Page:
We spent longer than planned exploring Mrauk-U’s temple ruins and taking side trips before heading back on the same rickety ferry to Sittwe. As we had flown from Yangon to Sittwe, our aim was to try to get back to Yangon by land so we took another boat, this time south to Taunggok but once there we worked out the only way to get to our next destination was via an eleven-hour minibus ride that left at 5 PM along the road from hell. Quite frankly, at our age this was not acceptable and so we managed to find a driver who would take us and two other travellers at the more sociable hour of 10 AM but, unfortunately, the trade-off was an unsociable price tag of US$125 for the charter of the van. All things considered, it was money well spent and we arrived in Pyay (our next destination) just before dusk and were tucking into sweet and sour pork and Myanmar beer not long after that.


Pyay: Sehtatgyi Pagoda (left) and Shwesandaw Pagoda (centre and right)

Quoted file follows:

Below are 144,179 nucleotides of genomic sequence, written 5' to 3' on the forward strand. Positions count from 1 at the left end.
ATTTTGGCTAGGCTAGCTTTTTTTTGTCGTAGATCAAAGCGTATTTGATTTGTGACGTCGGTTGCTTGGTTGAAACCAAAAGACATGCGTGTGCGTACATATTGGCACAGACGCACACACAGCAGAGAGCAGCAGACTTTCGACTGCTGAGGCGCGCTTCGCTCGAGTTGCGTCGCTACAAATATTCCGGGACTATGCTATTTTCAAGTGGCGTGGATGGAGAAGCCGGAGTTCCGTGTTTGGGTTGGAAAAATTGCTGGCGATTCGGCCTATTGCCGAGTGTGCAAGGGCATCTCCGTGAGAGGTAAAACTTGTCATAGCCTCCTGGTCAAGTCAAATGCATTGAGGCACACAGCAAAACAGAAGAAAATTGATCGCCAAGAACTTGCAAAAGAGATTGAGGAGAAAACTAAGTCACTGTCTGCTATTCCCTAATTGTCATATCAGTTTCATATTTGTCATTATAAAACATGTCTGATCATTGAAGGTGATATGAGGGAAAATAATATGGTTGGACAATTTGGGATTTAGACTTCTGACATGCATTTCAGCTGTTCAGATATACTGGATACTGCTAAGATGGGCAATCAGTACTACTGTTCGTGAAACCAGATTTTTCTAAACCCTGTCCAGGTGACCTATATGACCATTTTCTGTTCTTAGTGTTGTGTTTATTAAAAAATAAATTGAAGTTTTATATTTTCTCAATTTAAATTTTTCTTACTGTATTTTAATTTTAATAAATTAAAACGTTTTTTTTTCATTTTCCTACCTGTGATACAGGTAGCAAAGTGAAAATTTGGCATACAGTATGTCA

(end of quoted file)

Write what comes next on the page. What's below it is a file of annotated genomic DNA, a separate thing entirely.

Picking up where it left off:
From Pyay we wanted to head into the Ayeyarwady Delta but this was not possible without first going to Yangon and if we had to go to Yangon first, we both knew we wouldn’t have the energy to head out to the Delta and back via the same route. Travelling is slow and uncomfortable in Burma and you want to minimise the number of journeys you do and you certainly don’t want to backtrack. Luckily Pyay was a nice place and as well as having a great river location, some good places to eat and some interesting things to see and do, it has what must be among the best value hotel in Burma. With a swimming pool, ferocious air-conditioning, hot water, tip-top fixtures and fittings and even wi-fi, the Golden Dragon Hotel was extremely comfortable and all for a mere US$35 a night including breakfast. Given that we usually pay US$20 for a ‘just about OK’ cell-like room with shared bathroom most nights you can see that the Golden Dragon will leave us with very fond memories of Pyay!

Finally, it was back to Yangon for a final overnight before saying goodbye to Burma and heading back to Bangkok for a ‘lovely’ two weeks of dealing with embassies, trying to buy warm clothes (harder than you think in steaming Bangkok!) and eating lots and lots of nice food before heading up to China and Central Asia.